Many medications that we take regularly can be toxic for our canine friends. Ibuprofen is one of these drugs. It can cause serious, and sometimes irreversible, damage. Let’s explore what ibuprofen is and what you should do if your pet accidentally eats some.
Table of contents
What is ibuprofen?
Ibuprofen is a type of non-steroidal anti-inflammatory that many people take for a variety of aches and pains. It is also good at treating swellings and has antipyretic properties (reduces fevers). Common brands that contain ibuprofen include Nurofen, Cuprofen, and Advil. It works by stopping COX (“cyclo-oxygenase”) enzymes from producing inflammatory messengers (prostaglandins) which contribute to pain and inflammation within the body.
However, the drug also reduces the activity of other COX enzymes, which are responsible for maintaining healthy organ linings; such as the membranes of the stomach lining. If this barrier becomes weakened or damaged it can lead to issues such as gastric ulcers. It may even cause a hole to form in the stomach wall itself. A reduction in COX enzymes can also affect blood clotting and kidney function which can be very serious.
What happens if my dog eats ibuprofen?
Dogs are more sensitive than us to the effects of ibuprofen and it can be toxic in relatively small doses. Doses as low as 25mg per kilogram of body weight regularly cause symptoms, especially if given regularly over some time. So for example, even a single tablet in a small to medium-sized dog could develop issues like severe or blood-stained vomiting and diarrhoea. Higher doses can also cause bleeding and kidney problems. Sadly, death can also occur in some cases.
If your dog was left untreated after ingesting ibuprofen, then possible symptoms of developing toxicity would include;
- Loss of appetite
- Drinking excessively
- Bleeding (usually seen in the vomit or stools)
If your dog has accidentally eaten any ibuprofen you must call your vet straight away for treatment. Try and tell the vet which size tablets your dog has eaten (e.g. 200mg or 400mg), how many they might have eaten and how long ago this might have been. It is also useful to let the vet know if your dog is on any other medicines such as dog painkillers or blood thinners, as these can dramatically increase the risk. This will help them to tailor treatment accordingly.
What will my vet do?
Your vet will start by examining your dog to check parameters such as mucous membrane colour, heart rate and any signs of abdominal pain.
If your dog has eaten the ibuprofen relatively recently, your vet may be able to induce vomiting. Medication can be given to help your dog vomit and stop any further absorption from occurring. Activated charcoal is sometimes used to try and bind to any remaining traces of the toxin in your dog’s stomach.
Many dogs require intravenous fluids in the form of a drip, to help keep their blood pressure up and keep their kidneys flushing through to reduce the risk of damage. Medications such as antacids or gastroprotectants may be used to try and help prevent further damage to your dog’s stomach lining.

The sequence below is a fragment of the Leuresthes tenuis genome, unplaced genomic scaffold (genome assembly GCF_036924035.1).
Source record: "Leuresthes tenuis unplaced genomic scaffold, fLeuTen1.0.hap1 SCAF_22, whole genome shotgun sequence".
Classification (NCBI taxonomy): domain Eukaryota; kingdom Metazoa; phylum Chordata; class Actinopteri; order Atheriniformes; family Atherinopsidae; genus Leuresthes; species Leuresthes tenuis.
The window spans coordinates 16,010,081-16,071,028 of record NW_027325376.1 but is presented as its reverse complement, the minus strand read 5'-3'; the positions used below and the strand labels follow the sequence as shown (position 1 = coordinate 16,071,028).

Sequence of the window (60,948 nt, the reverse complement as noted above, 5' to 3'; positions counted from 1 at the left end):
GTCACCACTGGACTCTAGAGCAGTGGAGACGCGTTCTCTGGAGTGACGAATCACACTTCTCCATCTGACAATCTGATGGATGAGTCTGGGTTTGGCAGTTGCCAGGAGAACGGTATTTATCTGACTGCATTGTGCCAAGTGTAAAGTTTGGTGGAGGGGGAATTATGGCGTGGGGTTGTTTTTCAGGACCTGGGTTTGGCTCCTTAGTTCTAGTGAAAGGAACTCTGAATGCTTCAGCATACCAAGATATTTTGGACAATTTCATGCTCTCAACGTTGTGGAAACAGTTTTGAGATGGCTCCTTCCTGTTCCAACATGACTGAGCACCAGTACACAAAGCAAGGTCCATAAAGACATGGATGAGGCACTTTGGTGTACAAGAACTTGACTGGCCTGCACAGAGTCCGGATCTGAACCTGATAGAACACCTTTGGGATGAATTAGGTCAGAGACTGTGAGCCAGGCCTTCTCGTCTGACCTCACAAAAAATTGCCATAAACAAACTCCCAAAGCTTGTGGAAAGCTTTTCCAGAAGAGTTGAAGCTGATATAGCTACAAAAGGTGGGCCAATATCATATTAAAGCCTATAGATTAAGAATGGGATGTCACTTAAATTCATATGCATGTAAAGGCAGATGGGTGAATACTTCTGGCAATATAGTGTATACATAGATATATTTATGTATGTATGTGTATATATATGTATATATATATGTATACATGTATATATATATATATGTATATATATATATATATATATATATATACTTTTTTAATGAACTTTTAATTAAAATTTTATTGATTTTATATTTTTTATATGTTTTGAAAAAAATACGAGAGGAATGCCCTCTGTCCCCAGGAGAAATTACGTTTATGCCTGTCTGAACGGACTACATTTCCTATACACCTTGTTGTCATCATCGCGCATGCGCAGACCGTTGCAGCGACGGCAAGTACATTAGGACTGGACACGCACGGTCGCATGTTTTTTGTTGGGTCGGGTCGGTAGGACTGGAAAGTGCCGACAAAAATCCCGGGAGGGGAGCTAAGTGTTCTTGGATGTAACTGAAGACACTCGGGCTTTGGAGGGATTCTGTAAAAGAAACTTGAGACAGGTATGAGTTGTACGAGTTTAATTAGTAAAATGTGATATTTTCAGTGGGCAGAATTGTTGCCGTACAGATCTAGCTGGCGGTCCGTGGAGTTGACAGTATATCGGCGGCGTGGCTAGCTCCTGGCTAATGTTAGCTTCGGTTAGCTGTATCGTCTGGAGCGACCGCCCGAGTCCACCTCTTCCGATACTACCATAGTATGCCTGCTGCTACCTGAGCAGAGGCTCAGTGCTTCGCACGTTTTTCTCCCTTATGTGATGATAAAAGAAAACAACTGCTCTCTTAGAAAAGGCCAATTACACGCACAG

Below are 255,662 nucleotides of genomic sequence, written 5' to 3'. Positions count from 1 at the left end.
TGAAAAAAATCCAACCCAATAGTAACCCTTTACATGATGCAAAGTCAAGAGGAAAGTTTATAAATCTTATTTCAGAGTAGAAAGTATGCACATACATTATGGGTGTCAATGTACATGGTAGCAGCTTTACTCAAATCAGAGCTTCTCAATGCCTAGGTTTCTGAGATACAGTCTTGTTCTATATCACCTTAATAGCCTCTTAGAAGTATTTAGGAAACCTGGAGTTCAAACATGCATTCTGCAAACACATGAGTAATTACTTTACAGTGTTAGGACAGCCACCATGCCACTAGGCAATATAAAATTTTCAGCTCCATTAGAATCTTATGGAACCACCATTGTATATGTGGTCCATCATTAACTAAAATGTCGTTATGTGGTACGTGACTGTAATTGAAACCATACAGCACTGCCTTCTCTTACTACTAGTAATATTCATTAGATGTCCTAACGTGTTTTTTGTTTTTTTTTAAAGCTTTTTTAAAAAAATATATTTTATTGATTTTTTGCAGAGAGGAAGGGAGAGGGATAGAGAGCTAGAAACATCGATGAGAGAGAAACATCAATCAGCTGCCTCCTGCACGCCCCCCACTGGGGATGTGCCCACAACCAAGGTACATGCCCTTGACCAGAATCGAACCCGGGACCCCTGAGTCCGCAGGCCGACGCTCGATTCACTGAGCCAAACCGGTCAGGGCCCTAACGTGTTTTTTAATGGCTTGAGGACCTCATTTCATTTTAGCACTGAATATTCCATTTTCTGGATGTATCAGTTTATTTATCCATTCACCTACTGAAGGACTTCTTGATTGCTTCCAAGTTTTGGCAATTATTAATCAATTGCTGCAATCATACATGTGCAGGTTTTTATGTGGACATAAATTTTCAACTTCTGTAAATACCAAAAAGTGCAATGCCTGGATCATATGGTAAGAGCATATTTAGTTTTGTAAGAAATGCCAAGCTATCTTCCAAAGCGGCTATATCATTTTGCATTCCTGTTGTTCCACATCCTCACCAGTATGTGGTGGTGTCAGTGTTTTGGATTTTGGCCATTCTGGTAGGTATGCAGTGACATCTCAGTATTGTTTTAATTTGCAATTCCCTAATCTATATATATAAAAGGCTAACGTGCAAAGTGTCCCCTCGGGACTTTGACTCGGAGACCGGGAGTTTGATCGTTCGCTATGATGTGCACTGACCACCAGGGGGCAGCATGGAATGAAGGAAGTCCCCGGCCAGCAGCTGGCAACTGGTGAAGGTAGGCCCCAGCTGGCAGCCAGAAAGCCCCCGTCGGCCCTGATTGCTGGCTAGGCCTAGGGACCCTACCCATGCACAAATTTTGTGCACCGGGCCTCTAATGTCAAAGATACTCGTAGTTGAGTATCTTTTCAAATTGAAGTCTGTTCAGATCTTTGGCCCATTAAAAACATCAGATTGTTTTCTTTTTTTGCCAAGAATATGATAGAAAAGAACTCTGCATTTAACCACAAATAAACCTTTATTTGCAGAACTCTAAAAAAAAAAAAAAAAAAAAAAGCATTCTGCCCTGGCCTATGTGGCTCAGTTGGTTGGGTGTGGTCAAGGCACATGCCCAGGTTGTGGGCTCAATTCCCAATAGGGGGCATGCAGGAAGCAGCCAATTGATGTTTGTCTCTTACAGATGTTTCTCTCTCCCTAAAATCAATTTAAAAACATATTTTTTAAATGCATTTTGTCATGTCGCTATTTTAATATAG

Your dog may need to be hospitalised for a period to allow your vet to monitor them and administer their treatment successfully. Blood samples will also help your vet to monitor your dog for any signs of blood loss or developing kidney failure.
Even if your dog currently seems ok, you must follow the treatment your vet recommends as the damage can develop over a period of time.
Will my dog be ok?
The prognosis is good for dogs that receive immediate treatment as advised by the vet. If, however, your dog absorbs all of the ibuprofen it has consumed and starts showing signs of toxicity, the outcome could be poorer. Issues such as acute kidney injury (AKI) can be fatal, as can severe erosions or holes in the stomach wall.
To try and stop accidents from happening in the future, keep all medication out of reach of your dog. Try and keep it shut away in a cupboard or on a high shelf. Sometimes ingestion happens when medication is left in handbags or coat pockets, which will be an issue if your dog has access to these items. Other over the counter medications such as aspirin and naproxen are also dangerous.
Above all, you must never self-prescribe and give your dog ibuprofen as a treatment. If you think they are in pain, then you should consult a veterinarian for an appropriate diagnosis and dog specific pain killers.
Ibuprofen is a useful medication for a variety of reasons in humans, but its use should be avoided in dogs. If your dog accidentally eats this drug you should contact your veterinarian straight away as the outcome is better for animals that are treated promptly. Keep medications well out of your dog’s reach to prevent accidents from happening again!
You may also be interested in;